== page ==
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Join the crowded pantheon. - 80%

Diamhea, February 24th, 2009

In my eyes, God The Lux is the quintessential Vesania album. Clearly reflecting a band at their creative peak, its more focused than their previous release "Firefrost Arcanum" and far superior to the pedestrian "Distractive Killusions". The sheer brutality contrasting with the epic keyboards topped off with Orion's unique vocals makes for a grand listen.

The album is pretentiously laid out in a manner of several "movements" separated by a bevy of atmospheric instrumentals. The instrumentals do indeed add good substance to the album, even if there are a bit too many. My biggest qualm with the album is actually the 25 minute-long "Inlustra Nigror"; simply pointless. The 8 real songs average out to a bit over 4 minutes each, there is plenty of material to chew on here.

As stated earlier, Orion has quite a unique take on black metal vocals. His approach sounds almost like Shagrath of Dimmu Borgir fame, but with a few clean sections and a deeper, less raspy tone. Personally, I feel this fits the music very well, although many critics of the band tend to disagree. Orion and Valeo are quite the veritable duo on the six-string. Interspersed throughout the album are plenty of great leads. The opening riff in "The Mystory" comes to mind immediately, along with the thoroughly headbangable "God The Lux". Bass is, as always, inaudible. Heinrich puts on an impressive live performance, but his contribution remains mostly unknown.

The keyboards are what sets this band apart from the masses. Siegmar is as competent a keyboardist as I've ever heard on a black metal album. His haunting choirs make "Posthuman Kind" perhaps the highlight of the entire album. He promptly falls into the background on heavier songs like "Rest In Pain" and "God The Lux", preventing the over-saturation of the keyboards which is a common pitfall many symphonic acts fall into. Daray is a very skilled, inventive drummer, showing flashes of technical wizardry particularly in "Rest In Pain" that help raise the bar yet again.

Clocking in at around 40 minutes (excluding the 25 minute instrumental at the end), God The Lux is a modestly accessible listen; none of the songs drag on for unreasonable periods of time, and it features the band at their absolute best. Fans of symphonic black metal should start their journey with Vesania here.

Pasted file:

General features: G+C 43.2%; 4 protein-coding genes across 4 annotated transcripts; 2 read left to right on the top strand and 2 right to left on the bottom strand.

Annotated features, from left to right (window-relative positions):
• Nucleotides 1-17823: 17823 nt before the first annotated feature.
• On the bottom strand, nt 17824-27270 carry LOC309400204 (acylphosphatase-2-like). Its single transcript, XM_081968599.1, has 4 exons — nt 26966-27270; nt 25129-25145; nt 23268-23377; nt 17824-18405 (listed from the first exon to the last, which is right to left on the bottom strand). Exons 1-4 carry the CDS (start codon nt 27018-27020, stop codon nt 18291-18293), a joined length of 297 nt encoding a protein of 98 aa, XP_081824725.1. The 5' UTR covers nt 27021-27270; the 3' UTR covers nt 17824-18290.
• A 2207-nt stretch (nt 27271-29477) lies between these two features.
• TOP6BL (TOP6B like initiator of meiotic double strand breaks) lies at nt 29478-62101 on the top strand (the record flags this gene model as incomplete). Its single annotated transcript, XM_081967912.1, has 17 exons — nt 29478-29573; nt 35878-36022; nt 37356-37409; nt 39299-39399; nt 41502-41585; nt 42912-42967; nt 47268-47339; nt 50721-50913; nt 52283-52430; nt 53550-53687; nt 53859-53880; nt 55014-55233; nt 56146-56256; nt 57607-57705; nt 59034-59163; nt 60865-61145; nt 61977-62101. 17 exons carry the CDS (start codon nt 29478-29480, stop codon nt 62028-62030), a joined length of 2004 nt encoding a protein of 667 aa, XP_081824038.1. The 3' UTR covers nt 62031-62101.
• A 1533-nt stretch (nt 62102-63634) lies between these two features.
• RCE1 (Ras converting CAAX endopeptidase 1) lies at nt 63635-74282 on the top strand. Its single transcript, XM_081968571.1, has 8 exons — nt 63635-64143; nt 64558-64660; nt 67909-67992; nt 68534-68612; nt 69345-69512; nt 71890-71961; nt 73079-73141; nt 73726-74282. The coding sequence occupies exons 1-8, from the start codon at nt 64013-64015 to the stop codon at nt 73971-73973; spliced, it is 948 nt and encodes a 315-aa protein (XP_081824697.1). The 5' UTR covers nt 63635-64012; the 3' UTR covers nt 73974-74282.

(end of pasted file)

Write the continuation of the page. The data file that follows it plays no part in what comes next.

Another great Polish act - 99%

GTog, December 23rd, 2006

Vesania – God the Lux

"Vesania" means "madness" or "insanity", and this album is insanely good.
“God the Lux” should be considered a landmark of Black Metal. It is a majestic accomplishment, and sits as one of the greatest Black/Death Metal albums I’ve ever heard.

The album itself is in three acts, divided by short instrumental parts at tracks 3 (Lumen Clamosum), 7 (Lumen Funestrum), and 10 (Lumen Coruscum). These titles roughly translate to “Noisy” or “Noise-Filled Light”, “Deadly Light”, and “Flashing” or “Flickering Light”.

‘Rest in Pain’ wastes no time, bursting right into the expected Black Metal blast beats. The electronic fuzz over the vocals makes an immediate mark on Vesania’s sound. ‘Posthuman Kind’ steadies the tempo of the album with a pulsing rhythm and more consistent keyboards supplying a dark ambiance.

After the first interlude, we are introduced to ‘God the Lux’, which could mean “God the Light”, or more likely “God, the Eye”. Shades of Sauron. This is a crunching and brutal track that clings slightly to the more melodic side of the opening tracks. ‘Synchroscheme’ and ‘Phosphorror’ continue this theme with thunderous double kicks and brooding keyboards.

Act 3, following ‘Lumen Coruscum’, dives into a more purely Black Metal sound, and reminds me of Behemoth more than anything previous on the album, but with the keyboards carrying the melody rather than guitar. Interesting side note, which I did not know until I began looking up some details for this review – bassist Tomasz Wróblewski (“Orion”) plays for Behemoth these days. So there you go.

The album finishes with ‘Inlustra Nigror’, which could mean “Clearing the Darkness”, “Lighting the Darkness”, or “Honoring the Darkness”. I guess pick your poison. Technically it should be "inlustro", not "inlustra", but they wouldn't be the first metal acts to misuse their Latin. Though listed as a 26 minute track, it’s actually mostly silence with just a short guitar/keyboard outro at the end.

There are albums containing song I like, there are albums that I enjoy in their entirety, and then there are albums that inspire me to research and track down everything the band has done. This is one of those. Fans of Black/Death is general, and especially fans of Behemoth, go get this album!

(They lost a point for the silence at the end, which is gimmicky and bugs me.)

Interesting, Melodic, *AND* Brutal As Hell - 90%

corviderrant, December 28th, 2005

Orion is not only a great bassist with Behemoth, he also proves himself a highly talented vocalist/guitarist/songwriter in his own right (nothing against Nergal at all, of course) in this project. I am not at all surprised that Behemoth could not contain his talent (he actually had this band going before he joined them) and that he still operates this band as an outlet for his own ideas. And what ideas the man has!